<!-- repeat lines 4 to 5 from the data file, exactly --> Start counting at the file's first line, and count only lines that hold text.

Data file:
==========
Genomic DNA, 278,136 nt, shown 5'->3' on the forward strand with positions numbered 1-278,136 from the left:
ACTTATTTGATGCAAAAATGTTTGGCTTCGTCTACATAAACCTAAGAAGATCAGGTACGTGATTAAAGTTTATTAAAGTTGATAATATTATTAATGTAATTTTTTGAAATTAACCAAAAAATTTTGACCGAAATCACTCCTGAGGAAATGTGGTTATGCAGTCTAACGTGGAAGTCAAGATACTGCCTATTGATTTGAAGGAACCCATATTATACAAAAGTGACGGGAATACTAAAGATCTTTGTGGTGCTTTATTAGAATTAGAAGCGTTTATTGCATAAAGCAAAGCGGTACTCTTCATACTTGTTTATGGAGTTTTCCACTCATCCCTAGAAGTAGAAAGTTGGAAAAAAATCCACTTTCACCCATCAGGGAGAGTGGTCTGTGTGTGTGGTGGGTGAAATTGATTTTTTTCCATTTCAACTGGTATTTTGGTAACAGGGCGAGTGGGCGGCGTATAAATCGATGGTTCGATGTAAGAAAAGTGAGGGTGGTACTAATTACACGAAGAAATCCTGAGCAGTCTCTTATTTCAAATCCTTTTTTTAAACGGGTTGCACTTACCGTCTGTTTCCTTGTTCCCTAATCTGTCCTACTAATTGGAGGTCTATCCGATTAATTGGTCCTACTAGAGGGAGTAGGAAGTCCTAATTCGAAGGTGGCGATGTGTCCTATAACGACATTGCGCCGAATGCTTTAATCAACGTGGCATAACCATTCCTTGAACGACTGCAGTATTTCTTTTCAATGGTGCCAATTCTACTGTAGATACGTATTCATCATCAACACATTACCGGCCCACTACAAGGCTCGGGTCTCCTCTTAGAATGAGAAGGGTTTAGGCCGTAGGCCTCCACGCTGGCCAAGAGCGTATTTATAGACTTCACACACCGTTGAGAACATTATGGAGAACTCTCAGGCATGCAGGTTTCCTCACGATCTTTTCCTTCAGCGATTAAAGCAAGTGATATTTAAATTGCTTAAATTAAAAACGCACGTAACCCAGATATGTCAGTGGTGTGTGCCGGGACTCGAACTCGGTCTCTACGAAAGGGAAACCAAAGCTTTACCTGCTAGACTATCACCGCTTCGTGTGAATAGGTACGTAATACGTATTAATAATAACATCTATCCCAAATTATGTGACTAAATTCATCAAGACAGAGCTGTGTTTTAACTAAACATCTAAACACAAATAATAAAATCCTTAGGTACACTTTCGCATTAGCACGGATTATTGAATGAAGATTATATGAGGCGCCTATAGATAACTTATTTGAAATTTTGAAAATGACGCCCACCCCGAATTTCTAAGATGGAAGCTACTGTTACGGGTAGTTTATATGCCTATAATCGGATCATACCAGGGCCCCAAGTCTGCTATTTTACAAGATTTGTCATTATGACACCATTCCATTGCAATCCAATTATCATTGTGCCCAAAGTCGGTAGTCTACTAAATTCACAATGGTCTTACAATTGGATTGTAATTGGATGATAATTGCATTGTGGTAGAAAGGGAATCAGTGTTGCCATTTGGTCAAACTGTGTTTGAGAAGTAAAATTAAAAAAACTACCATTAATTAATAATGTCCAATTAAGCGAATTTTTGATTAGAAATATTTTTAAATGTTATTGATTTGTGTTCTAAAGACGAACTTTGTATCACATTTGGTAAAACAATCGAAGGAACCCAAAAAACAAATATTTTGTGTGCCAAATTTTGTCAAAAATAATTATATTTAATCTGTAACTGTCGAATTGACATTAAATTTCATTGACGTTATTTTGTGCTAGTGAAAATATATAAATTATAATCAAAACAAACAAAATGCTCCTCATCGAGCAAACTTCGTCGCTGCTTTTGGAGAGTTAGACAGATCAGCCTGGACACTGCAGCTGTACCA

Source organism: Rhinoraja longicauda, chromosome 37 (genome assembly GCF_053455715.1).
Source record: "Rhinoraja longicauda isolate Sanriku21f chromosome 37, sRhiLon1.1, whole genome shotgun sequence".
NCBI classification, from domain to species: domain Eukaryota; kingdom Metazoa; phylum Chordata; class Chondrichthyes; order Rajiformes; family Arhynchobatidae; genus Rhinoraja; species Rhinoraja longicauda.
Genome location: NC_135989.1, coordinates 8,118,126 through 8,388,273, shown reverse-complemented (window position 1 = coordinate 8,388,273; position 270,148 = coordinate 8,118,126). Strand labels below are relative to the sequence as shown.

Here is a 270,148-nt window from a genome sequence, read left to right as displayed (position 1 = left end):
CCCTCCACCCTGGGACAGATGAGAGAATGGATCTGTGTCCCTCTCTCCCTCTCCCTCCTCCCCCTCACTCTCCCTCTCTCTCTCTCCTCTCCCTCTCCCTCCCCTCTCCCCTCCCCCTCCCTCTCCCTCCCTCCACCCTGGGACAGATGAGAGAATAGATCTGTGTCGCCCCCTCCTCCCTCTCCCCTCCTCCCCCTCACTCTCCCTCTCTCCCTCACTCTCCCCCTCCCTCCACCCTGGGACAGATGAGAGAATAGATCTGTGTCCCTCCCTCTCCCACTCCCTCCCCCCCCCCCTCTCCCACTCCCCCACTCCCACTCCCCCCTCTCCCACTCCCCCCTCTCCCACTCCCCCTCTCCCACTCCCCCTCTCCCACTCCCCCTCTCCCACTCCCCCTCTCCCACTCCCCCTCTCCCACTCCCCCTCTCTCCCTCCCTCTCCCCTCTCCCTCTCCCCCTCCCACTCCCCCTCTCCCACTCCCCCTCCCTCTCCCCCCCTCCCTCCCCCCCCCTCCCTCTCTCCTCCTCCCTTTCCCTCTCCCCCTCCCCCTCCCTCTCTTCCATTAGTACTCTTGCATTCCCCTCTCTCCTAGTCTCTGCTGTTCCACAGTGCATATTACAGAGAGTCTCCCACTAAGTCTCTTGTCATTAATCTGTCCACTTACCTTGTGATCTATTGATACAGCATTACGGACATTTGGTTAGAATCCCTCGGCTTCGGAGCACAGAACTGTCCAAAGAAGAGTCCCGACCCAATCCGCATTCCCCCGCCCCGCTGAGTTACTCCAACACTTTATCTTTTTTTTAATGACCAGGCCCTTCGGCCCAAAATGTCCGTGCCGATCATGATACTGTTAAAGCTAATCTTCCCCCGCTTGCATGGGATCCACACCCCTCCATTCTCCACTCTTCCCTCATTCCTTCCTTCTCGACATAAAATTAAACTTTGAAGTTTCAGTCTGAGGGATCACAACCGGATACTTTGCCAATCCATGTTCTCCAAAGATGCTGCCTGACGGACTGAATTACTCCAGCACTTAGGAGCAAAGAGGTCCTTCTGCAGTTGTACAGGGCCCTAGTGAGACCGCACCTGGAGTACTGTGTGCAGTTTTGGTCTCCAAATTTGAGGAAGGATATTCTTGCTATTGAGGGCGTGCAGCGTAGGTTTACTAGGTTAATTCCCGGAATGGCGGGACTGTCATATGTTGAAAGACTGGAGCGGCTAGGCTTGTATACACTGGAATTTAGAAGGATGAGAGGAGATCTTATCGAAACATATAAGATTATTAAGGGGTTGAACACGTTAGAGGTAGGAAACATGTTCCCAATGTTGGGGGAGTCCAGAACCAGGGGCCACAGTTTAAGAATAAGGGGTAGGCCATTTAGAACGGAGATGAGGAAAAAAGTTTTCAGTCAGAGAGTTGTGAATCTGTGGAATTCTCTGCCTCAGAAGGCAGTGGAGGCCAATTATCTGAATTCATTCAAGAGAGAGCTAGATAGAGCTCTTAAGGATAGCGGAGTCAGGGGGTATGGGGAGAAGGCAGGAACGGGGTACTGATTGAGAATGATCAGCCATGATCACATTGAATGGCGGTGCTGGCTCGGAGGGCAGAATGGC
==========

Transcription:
Source record: "Rhinoraja longicauda isolate Sanriku21f chromosome 37, sRhiLon1.1, whole genome shotgun sequence".
NCBI classification, from domain to species: domain Eukaryota; kingdom Metazoa; phylum Chordata; class Chondrichthyes; order Rajiformes; family Arhynchobatidae; genus Rhinoraja; species Rhinoraja longicauda.